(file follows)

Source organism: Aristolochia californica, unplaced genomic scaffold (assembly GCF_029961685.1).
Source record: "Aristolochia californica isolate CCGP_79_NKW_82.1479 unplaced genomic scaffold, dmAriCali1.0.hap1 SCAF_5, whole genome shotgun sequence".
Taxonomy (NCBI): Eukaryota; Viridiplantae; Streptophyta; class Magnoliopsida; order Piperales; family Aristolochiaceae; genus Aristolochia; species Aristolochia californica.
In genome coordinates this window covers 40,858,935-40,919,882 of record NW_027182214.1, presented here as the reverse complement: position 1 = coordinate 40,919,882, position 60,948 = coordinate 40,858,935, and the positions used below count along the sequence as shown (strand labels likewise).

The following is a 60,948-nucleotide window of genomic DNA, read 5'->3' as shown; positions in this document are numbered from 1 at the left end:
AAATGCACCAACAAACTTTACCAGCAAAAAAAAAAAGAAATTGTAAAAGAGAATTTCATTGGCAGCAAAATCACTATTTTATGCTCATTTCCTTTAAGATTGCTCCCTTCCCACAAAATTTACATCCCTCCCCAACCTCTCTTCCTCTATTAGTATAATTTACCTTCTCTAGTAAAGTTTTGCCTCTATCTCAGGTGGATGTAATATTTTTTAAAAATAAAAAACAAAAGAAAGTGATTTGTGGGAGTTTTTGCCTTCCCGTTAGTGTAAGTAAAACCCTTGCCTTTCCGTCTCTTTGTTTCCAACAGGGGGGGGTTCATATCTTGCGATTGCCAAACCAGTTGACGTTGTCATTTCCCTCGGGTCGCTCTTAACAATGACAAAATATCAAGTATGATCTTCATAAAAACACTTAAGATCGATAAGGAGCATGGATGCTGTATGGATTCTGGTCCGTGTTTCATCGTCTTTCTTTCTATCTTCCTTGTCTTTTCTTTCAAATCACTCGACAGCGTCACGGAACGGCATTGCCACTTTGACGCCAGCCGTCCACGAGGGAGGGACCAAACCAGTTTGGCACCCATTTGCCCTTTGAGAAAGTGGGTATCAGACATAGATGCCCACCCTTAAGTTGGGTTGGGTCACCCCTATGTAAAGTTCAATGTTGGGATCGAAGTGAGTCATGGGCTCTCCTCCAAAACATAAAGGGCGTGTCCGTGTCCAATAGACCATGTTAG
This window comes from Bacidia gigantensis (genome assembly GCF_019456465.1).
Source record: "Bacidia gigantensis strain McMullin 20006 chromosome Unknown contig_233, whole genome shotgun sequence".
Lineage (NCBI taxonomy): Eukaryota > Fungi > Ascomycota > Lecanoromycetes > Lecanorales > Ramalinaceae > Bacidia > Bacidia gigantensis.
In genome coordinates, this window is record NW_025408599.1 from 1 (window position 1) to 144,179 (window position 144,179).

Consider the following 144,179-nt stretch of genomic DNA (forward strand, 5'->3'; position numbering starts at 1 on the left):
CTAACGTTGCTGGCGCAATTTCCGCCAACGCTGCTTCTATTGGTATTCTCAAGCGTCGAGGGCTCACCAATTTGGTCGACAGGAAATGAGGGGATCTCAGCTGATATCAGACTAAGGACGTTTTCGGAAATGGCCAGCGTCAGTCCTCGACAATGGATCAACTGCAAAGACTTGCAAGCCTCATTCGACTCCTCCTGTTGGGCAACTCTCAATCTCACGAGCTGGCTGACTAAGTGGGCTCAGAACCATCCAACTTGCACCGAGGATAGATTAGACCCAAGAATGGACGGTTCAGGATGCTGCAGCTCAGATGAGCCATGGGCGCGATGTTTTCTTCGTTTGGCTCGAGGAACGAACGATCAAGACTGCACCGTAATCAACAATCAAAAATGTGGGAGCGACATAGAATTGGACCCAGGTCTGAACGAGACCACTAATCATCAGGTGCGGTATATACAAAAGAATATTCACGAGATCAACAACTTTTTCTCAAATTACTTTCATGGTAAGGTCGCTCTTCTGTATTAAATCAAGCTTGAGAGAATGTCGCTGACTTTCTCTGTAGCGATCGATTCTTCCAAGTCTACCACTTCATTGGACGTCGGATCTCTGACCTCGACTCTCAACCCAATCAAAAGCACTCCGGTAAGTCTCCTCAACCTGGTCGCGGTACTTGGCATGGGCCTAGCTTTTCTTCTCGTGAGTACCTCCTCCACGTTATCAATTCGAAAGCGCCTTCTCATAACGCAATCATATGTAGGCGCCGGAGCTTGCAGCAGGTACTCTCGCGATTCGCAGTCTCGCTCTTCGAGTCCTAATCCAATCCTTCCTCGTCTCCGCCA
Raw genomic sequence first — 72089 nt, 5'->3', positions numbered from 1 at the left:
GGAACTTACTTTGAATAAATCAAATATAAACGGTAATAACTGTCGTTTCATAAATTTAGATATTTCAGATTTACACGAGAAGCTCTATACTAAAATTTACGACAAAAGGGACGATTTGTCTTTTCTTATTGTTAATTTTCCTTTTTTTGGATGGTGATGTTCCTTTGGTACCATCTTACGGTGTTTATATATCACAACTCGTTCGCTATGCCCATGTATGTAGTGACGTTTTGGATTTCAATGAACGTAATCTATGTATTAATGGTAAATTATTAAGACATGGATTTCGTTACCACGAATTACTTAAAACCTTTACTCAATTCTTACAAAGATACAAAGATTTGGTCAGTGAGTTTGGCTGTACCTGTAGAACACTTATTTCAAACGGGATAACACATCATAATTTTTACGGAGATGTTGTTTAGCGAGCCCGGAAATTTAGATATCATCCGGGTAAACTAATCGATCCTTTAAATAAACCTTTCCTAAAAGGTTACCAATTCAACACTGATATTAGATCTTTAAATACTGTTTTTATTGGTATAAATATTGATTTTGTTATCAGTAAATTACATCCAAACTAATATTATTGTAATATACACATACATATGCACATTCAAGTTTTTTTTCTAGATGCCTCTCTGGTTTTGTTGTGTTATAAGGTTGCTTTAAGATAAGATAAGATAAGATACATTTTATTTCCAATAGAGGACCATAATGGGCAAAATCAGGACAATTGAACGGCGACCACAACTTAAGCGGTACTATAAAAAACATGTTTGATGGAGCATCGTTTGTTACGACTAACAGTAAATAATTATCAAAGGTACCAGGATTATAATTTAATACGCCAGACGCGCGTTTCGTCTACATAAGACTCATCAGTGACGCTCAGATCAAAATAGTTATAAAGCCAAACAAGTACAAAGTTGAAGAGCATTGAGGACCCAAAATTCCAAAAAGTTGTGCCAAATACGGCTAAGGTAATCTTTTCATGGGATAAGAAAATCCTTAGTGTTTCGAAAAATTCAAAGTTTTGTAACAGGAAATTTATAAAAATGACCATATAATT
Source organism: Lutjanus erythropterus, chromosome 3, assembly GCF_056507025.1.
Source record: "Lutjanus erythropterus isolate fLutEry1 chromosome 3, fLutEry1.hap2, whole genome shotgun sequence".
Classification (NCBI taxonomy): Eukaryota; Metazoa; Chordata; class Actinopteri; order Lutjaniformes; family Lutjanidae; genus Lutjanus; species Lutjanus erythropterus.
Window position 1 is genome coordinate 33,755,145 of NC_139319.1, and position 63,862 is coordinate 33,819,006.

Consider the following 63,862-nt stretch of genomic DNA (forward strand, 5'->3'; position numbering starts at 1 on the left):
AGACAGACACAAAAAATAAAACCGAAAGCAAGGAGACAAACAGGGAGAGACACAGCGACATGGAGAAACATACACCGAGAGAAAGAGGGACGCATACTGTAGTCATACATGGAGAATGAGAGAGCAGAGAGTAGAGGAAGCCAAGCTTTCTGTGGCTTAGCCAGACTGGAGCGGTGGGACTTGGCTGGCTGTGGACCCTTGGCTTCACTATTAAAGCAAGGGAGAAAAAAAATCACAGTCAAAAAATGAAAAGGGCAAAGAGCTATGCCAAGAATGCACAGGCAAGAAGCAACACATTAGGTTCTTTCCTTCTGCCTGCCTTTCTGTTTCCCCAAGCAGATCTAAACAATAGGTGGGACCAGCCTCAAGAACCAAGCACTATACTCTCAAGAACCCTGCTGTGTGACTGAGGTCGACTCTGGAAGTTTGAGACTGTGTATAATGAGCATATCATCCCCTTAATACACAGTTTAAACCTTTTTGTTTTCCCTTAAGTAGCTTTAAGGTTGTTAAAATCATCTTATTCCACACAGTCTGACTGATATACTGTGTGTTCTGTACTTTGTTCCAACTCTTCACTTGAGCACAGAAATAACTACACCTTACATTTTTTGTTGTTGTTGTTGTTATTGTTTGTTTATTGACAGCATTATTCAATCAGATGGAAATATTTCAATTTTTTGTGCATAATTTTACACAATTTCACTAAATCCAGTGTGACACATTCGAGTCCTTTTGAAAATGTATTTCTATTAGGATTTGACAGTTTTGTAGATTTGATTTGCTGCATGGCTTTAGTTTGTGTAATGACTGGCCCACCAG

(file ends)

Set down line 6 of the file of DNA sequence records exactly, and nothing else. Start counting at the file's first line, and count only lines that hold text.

AAATGCACCAACAAACTTTACCAGCAAAAAAAAAAAGAAATTGTAAAAGAGAATTTCATTGGCAGCAAAATCACTATTTTATGCTCATTTCCTTTAAGATTGCTCCCTTCCCACAAAATTTACATCCCTCCCCAACCTCTCTTCCTCTATTAGTATAATTTACCTTCTCTAGTAAAGTTTTGCCTCTATCTCAGGTGGATGTAATATTTTTTAAAAATAAAAAACAAAAGAAAGTGATTTGTGGGAGTTTTTGCCTTCCCGTTAGTGTAAGTAAAACCCTTGCCTTTCCGTCTCTTTGTTTCCAACAGGGGGGGGTTCATATCTTGCGATTGCCAAACCAGTTGACGTTGTCATTTCCCTCGGGTCGCTCTTAACAATGACAAAATATCAAGTATGATCTTCATAAAAACACTTAAGATCGATAAGGAGCATGGATGCTGTATGGATTCTGGTCCGTGTTTCATCGTCTTTCTTTCTATCTTCCTTGTCTTTTCTTTCAAATCACTCGACAGCGTCACGGAACGGCATTGCCACTTTGACGCCAGCCGTCCACGAGGGAGGGACCAAACCAGTTTGGCACCCATTTGCCCTTTGAGAAAGTGGGTATCAGACATAGATGCCCACCCTTAAGTTGGGTTGGGTCACCCCTATGTAAAGTTCAATGTTGGGATCGAAGTGAGTCATGGGCTCTCCTCCAAAACATAAAGGGCGTGTCCGTGTCCAATAGACCATGTTAG